Achillea millefolium 'Red Beauty' – Ballyrobert Gardens
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Achillea millefolium 'Red Beauty'

Achillea millefolium 'Red Beauty'

£4.99


About this cultivar:

Achillea millefolium 'Red Beauty' is a more recent introduction from... I dunno, probably someone in Holland. In any case it is more compact than most Achillea millefolium and should often give a second flush in September. 

  • Position: Full sun, partial shade
  • Soil: Almost any soil that is reasonably well drained
  • Flowers: May, June, July, August
  • Other features:  Cut Flowers or Dried Flowers
  • Hardiness: H7 - Hardy in the severest European continental climates (< -20°C)
  • Habit: Bushy
  • Foliage: Semi evergreen
  • Height: 45 to 60 cm  (1.5 - 2 ft)
  • Spread: 45 to 60 cm  (1.5 - 2 ft)
  • Time to full growth: 2 to 5 years
  • Plant type: Herbaceous Perennial
  • Colour: Red, green
  • Goes well with: Most grasses and prairie style plants, Deschampsia cespitosa 'Goldschleier', Salvia × sylvestris 'Mainacht', Salvia nemorosa 'Caradonna', Echinacea 'Tomato Soup', Echinacea purpurea 'Razzmatazz', Stipa tenuissima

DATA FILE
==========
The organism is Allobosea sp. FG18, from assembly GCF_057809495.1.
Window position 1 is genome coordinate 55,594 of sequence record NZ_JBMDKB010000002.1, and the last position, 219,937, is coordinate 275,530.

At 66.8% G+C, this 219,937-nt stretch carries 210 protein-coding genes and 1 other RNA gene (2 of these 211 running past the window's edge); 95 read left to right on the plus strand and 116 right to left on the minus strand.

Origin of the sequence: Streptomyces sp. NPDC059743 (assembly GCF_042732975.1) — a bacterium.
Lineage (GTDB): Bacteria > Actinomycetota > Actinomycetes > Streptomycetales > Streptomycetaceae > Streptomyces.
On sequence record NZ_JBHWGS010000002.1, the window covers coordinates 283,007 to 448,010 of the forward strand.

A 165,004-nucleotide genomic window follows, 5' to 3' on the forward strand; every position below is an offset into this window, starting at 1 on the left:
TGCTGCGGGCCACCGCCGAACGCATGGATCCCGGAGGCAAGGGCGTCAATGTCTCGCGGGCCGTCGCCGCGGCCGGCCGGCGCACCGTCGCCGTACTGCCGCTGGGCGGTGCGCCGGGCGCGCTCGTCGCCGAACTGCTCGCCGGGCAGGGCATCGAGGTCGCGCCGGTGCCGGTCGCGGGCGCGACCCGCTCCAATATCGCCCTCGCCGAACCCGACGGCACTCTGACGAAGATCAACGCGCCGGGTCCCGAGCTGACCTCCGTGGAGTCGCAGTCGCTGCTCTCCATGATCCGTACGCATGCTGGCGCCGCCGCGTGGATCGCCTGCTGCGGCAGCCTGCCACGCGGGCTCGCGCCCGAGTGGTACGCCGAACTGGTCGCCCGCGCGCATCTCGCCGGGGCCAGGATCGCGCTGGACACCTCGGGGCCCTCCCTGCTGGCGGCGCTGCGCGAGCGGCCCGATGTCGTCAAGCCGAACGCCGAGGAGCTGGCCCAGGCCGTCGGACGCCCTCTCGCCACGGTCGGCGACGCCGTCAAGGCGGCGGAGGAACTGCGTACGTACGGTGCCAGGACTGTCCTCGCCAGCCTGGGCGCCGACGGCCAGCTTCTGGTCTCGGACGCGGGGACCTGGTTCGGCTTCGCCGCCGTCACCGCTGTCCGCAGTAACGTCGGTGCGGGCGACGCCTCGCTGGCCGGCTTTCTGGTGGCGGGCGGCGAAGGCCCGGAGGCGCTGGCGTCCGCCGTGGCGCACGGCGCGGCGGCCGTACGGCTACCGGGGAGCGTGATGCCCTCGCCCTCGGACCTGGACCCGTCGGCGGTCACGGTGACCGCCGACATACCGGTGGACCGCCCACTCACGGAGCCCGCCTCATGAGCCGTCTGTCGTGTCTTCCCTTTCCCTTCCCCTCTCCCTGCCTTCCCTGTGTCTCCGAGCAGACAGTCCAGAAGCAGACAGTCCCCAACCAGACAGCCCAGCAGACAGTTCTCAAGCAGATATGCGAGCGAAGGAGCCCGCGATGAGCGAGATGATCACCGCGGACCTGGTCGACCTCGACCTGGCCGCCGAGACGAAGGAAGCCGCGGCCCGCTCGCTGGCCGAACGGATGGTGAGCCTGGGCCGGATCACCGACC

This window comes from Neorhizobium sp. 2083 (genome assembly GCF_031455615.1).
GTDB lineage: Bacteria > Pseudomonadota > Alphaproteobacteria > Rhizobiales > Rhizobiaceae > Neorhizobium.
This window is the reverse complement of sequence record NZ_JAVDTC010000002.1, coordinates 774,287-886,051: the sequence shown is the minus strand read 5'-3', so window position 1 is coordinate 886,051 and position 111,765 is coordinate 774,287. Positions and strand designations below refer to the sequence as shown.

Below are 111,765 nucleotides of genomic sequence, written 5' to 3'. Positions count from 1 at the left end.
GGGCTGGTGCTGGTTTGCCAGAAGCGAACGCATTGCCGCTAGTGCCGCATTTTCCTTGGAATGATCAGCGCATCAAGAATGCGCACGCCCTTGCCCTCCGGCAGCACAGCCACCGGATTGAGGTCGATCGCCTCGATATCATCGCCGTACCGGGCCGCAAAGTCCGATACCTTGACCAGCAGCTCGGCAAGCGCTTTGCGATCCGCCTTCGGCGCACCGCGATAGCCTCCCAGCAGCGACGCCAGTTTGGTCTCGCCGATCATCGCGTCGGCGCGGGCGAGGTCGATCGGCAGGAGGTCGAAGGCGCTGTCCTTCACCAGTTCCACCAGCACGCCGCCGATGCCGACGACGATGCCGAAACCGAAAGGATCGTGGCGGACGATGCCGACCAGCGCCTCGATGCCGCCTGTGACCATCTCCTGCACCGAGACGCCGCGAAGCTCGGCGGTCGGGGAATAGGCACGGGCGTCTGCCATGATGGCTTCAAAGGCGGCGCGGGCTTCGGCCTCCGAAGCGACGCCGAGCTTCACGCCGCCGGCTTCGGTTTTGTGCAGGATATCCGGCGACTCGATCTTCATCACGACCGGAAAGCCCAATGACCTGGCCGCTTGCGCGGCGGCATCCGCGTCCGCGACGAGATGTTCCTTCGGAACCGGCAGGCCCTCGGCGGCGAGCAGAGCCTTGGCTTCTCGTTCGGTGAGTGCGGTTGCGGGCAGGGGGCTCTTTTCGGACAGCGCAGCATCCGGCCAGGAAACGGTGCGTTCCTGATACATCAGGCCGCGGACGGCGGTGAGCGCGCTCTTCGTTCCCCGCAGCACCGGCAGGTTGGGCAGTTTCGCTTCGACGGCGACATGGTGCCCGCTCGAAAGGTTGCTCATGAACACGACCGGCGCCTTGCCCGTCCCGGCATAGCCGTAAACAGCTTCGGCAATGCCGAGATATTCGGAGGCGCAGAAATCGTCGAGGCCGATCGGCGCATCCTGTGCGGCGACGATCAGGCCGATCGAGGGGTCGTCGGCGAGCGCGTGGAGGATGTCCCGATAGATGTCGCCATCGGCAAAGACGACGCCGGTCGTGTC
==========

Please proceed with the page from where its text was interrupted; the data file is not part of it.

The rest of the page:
About this genus:

Achillea, commonly called common yarrow, is a rhizomatous, spreading, upright to mat-forming perennial. Achillea is in reference to Achilles, hero of the Trojan Wars in Greek mythology, who used the plant medicinally to stop bleeding and to heal the wounds of his soldiers.

Often garden Achillea are members of the millefolium species. The specific epithet of millefolium means thousand-leaved in reference to the foliage being more intense than other Achillea. Achillea has a plethora of additional common names, including milfoil, thousandleaf, soldier’s woundwort, bloodwort, nose bleed, devil’s nettle, sanguinary, old-man’s-pepper and stenchgrass.

Yarrow ale was a popular choice for weddings because of its tendency to increase energy, act as an aphrodisiac and generally “make the guests crazy.” At Ballyrobert we use it solely for gardening purposes..... honestly.

There are many cultivars of Achillea in a variety of colours. It prefers to be grown in most soils that are reasonably well drained. Achillea is another versatile plant in the garden at Ballyrobert;  it looks great with all sorts of grasses and prairie style plants but the fern-like foliage and cow-parsley type flower heads also help it blend with some woodland or cottage style plants. When it dies back for the year Achillea dries out fully and gives great structure to the garden - it is often used for dry flowers and flower arranging.